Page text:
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The prevailing theories of entrepreneurship have typically revolved around the ability of individuals to recognize opportunities and act on them by starting new ventures…
The prevailing theories of entrepreneurship have typically revolved around the ability of individuals to recognize opportunities and act on them by starting new ventures. This has generated a literature asking why entrepreneurial behavior varies across individuals with different characteristics, while implicitly holding the external context in which the individual finds oneself to be constant. Thus, where the opportunities come from, or the source of entrepreneurial opportunities, are also implicitly taken as given. By contrast, we provide a theory identifying at least one source of entrepreneurial opportunity – new knowledge and ideas that are not fully commercialized by the organization actually investing in the creation of that knowledge. The knowledge spillover theory of entrepreneurship holds individual characteristics as given, but lets the context vary. In particular, high knowledge contexts are found to generate more entrepreneurial opportunities, where the entrepreneur serves as a conduit for knowledge spillovers. By contrast, impoverished knowledge contexts are found to generate fewer entrepreneurial opportunities. By serving as a conduit for knowledge spillovers, entrepreneurship is the missing link between investments in new knowledge and economic growth. Thus, the knowledge spillover theory of entrepreneurship provides not just an explanation of why entrepreneurship has become more prevalent as the factor of knowledge has emerged as a crucial source for comparative advantage, but also why entrepreneurship plays a vital role in generating economic growth. Entrepreneurship is an important mechanism permeating the knowledge filter to facilitate the spillover of knowledge, and ultimately generating economic growth.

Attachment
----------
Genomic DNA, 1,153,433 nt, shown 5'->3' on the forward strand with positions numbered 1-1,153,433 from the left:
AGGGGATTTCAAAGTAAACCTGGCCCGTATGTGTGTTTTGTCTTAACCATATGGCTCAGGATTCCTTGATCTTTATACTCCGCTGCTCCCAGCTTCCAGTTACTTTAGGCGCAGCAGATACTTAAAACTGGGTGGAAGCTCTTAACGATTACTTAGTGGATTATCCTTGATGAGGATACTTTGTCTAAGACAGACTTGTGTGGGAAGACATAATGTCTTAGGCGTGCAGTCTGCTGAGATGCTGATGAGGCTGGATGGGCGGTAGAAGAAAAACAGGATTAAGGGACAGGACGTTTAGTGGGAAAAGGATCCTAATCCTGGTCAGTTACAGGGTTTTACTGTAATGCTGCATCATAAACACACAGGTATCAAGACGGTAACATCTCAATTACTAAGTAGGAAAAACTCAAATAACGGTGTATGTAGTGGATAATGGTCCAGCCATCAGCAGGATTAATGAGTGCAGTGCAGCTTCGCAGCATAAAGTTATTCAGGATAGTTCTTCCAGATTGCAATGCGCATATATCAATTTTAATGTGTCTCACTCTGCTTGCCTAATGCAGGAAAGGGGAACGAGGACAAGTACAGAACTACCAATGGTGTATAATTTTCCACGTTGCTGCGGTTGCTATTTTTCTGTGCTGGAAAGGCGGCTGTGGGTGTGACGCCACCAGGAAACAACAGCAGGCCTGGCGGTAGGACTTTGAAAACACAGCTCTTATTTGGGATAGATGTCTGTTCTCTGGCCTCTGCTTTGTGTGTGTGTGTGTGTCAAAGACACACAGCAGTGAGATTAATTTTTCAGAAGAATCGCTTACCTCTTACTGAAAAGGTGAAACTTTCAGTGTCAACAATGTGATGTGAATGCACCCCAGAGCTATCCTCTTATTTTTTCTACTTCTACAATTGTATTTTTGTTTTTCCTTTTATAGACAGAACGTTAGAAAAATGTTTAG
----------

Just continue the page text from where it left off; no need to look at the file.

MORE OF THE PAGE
Why should entrepreneurship matter for economic growth, employment creation and international competitiveness? The entrepreneurship literature has traditionally suggested…
Why should entrepreneurship matter for economic growth, employment creation and international competitiveness? The entrepreneurship literature has traditionally suggested that entrepreneurship matters to individuals and firms, but rarely for economic growth.
The purpose of this paper is to provide a link between entrepreneurial activity on the one hand, and industry evolution and economic growth on the other. The role that…
The purpose of this paper is to provide a link between entrepreneurial activity on the one hand, and industry evolution and economic growth on the other. The role that entrepreneurship plays in innovative activity is explained. The link between entrepreneurship and industry evolution through the spillover of knowledge in generating entrepreneurial activity is analyzed. This implies that the relationship between entrepreneurship and growth is identified. In particular, this paper finds that entrepreneurship generates a positive pulse in the evolution of industries in such a way that fosters economic growth.